The present invention can also be used during manufacture of conductive networks requiring formation of narrow and large gaps through a mask layer coated on a substrate and filling them with a conductive material such as copper using the ECMD process. One such example is described in U.S. application Ser. No. 10/282,976, entitled Method and Structure for Thru-Mask Contact Electrodeposition, filed on Oct. 28, 2002, owned by the assignee of the present invention. As shown in
As shown in following
In this embodiment, a planarity detection system 230 may be secured on the side walls 232 of the container, below the belt WSID 104. The detection system 230 may have at least one light source 234 and at least one light sensor 236. The light source 234 generates an input optical beam 238. The input optical beam 238 is reflected by the front surface of the wafer and as an output optical beam 240. The output beam 240 is received by the sensor 236 of the detecting system 230.
In this embodiment, a planarity detection system 270 may be secured on the WSID 264 as in the manner shown in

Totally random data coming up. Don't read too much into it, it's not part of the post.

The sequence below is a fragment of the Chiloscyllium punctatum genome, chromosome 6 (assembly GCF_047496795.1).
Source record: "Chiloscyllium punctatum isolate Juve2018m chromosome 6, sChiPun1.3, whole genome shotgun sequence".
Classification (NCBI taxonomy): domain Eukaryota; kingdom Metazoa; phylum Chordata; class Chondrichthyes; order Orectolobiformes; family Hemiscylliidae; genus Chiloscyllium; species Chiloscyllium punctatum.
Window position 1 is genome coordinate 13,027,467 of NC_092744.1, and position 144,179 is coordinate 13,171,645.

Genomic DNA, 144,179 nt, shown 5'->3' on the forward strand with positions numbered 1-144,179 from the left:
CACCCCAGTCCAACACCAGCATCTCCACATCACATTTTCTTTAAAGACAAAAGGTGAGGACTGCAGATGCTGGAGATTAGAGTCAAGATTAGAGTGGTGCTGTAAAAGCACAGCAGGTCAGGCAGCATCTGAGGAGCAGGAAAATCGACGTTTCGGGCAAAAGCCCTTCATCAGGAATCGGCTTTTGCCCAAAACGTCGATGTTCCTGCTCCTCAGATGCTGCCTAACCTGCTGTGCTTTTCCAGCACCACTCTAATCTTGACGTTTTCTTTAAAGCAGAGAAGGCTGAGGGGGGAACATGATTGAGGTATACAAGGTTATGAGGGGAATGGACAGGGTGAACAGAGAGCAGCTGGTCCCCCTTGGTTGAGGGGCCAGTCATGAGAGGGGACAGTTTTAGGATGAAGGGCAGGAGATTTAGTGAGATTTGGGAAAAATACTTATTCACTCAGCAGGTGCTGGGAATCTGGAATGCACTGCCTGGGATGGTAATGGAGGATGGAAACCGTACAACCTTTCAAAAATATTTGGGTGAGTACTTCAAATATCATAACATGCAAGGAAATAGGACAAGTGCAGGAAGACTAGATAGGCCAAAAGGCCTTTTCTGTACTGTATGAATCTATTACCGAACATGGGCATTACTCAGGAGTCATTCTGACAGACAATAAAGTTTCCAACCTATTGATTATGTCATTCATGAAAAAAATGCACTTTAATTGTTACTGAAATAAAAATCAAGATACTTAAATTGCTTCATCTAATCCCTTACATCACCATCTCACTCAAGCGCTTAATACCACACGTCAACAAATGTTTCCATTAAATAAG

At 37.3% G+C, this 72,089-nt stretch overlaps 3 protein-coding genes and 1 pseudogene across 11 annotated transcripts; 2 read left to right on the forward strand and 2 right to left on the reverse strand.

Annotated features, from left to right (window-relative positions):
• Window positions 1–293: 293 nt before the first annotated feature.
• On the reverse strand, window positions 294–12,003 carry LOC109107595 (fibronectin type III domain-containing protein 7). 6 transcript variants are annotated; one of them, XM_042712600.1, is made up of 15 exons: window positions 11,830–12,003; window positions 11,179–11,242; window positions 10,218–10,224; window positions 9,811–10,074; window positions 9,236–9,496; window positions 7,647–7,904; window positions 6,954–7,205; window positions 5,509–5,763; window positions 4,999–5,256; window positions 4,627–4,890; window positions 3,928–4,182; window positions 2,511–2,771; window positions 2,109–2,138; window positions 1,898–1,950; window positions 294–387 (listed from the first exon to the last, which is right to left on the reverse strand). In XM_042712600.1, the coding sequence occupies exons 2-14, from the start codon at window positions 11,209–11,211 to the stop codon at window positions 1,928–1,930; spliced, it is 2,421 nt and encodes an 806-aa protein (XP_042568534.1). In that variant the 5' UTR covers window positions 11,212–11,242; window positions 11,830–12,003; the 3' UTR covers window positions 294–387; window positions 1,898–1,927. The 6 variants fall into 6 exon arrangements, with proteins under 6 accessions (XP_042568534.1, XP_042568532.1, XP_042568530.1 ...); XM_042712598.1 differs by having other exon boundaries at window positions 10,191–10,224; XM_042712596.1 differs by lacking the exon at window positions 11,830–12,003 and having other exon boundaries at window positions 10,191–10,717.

In any of the above embodiments, the planar endpoint detection may be performed in a timed fashion to determine the approximate time span that the endpoint is reached for a specific process. This time information can be further used to monitor other process variables that has effect on the planarity of the layer such as additives in the process solution. For example, during the sequential processing of a group of similar substrates, the time required to reach the planarity endpoint can be experimentally determined as time tp. If a process cycle for a specific substrate exceeds the time tp without reaching at the planarity endpoint, this may for example indicate variations in the process additives.
Although various preferred embodiments have been described in detail above, those skilled in the art will readily appreciate that many modifications of the exemplary embodiment are possible without materially departing from the novel teachings and advantages of this invention.
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|U.S. Classification||205/222, 205/640, 205/123|
|Jun 4, 2002||AS||Assignment|
Owner name: NUTOOL, INC., CALIFORNIA
Free format text: ASSIGNMENT OF ASSIGNORS INTEREST;ASSIGNORS:BASOL, BULENT M.;UZOH, CYPRIAN E.;REEL/FRAME:012963/0719
Effective date: 20020227
|Jan 25, 2005||AS||Assignment|
|Mar 12, 2007||AS||Assignment|
Owner name: NOVELLUS SYSTEMS, INC.,CALIFORNIA
Free format text: ASSIGNMENT OF ASSIGNORS INTEREST;ASSIGNOR:ASM NUTOOL, INC.;REEL/FRAME:019000/0080
Effective date: 20061204
|Mar 2, 2009||FPAY||Fee payment|
Year of fee payment: 4
|Feb 28, 2013||FPAY||Fee payment|
Year of fee payment: 8